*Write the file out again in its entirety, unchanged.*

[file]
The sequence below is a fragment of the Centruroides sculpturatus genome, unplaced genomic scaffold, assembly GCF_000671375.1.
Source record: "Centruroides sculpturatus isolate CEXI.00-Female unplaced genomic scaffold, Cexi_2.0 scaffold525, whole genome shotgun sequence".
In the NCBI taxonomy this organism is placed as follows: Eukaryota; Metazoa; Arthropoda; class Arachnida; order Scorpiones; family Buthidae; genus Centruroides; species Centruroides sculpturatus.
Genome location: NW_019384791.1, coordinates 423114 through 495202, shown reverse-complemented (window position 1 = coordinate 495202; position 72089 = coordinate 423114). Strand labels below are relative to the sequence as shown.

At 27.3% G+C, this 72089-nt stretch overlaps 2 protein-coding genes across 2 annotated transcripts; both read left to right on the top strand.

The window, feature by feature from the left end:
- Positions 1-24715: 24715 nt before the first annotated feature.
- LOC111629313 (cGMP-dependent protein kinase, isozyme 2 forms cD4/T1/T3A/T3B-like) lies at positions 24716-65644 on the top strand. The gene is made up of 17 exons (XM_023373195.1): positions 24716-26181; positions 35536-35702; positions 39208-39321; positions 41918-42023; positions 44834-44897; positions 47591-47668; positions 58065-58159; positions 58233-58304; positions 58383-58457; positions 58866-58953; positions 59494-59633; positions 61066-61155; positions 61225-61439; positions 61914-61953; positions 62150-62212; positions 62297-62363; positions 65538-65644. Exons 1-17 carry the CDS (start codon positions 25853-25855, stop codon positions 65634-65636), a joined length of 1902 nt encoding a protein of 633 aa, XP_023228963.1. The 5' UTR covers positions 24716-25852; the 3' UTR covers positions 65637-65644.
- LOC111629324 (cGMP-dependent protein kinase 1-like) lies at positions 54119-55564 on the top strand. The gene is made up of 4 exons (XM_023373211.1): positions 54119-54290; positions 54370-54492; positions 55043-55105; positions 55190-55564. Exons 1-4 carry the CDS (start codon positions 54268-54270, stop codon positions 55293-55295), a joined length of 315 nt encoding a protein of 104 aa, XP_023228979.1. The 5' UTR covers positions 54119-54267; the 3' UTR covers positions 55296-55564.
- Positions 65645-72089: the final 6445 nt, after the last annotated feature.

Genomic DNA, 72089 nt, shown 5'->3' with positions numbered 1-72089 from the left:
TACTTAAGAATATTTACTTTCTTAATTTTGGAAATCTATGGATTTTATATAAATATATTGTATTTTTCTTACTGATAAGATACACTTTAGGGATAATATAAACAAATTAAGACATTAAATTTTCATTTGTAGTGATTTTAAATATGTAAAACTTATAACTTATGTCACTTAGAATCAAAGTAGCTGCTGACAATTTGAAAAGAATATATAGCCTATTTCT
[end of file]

The sequence below is a fragment of the Centruroides sculpturatus genome, unplaced genomic scaffold, assembly GCF_000671375.1.
Source record: "Centruroides sculpturatus isolate CEXI.00-Female unplaced genomic scaffold, Cexi_2.0 scaffold525, whole genome shotgun sequence".
In the NCBI taxonomy this organism is placed as follows: Eukaryota; Metazoa; Arthropoda; class Arachnida; order Scorpiones; family Buthidae; genus Centruroides; species Centruroides sculpturatus.
Genome location: NW_019384791.1, coordinates 423114 through 495202, shown reverse-complemented (window position 1 = coordinate 495202; position 72089 = coordinate 423114). Strand labels below are relative to the sequence as shown.

At 27.3% G+C, this 72089-nt stretch overlaps 2 protein-coding genes across 2 annotated transcripts; both read left to right on the top strand.

The window, feature by feature from the left end:
- Positions 1-24715: 24715 nt before the first annotated feature.
- LOC111629313 (cGMP-dependent protein kinase, isozyme 2 forms cD4/T1/T3A/T3B-like) lies at positions 24716-65644 on the top strand. The gene is made up of 17 exons (XM_023373195.1): positions 24716-26181; positions 35536-35702; positions 39208-39321; positions 41918-42023; positions 44834-44897; positions 47591-47668; positions 58065-58159; positions 58233-58304; positions 58383-58457; positions 58866-58953; positions 59494-59633; positions 61066-61155; positions 61225-61439; positions 61914-61953; positions 62150-62212; positions 62297-62363; positions 65538-65644. Exons 1-17 carry the CDS (start codon positions 25853-25855, stop codon positions 65634-65636), a joined length of 1902 nt encoding a protein of 633 aa, XP_023228963.1. The 5' UTR covers positions 24716-25852; the 3' UTR covers positions 65637-65644.
- LOC111629324 (cGMP-dependent protein kinase 1-like) lies at positions 54119-55564 on the top strand. The gene is made up of 4 exons (XM_023373211.1): positions 54119-54290; positions 54370-54492; positions 55043-55105; positions 55190-55564. Exons 1-4 carry the CDS (start codon positions 54268-54270, stop codon positions 55293-55295), a joined length of 315 nt encoding a protein of 104 aa, XP_023228979.1. The 5' UTR covers positions 54119-54267; the 3' UTR covers positions 55296-55564.
- Positions 65645-72089: the final 6445 nt, after the last annotated feature.

Genomic DNA, 72089 nt, shown 5'->3' with positions numbered 1-72089 from the left:
TACTTAAGAATATTTACTTTCTTAATTTTGGAAATCTATGGATTTTATATAAATATATTGTATTTTTCTTACTGATAAGATACACTTTAGGGATAATATAAACAAATTAAGACATTAAATTTTCATTTGTAGTGATTTTAAATATGTAAAACTTATAACTTATGTCACTTAGAATCAAAGTAGCTGCTGACAATTTGAAAAGAATATATAGCCTATTTCT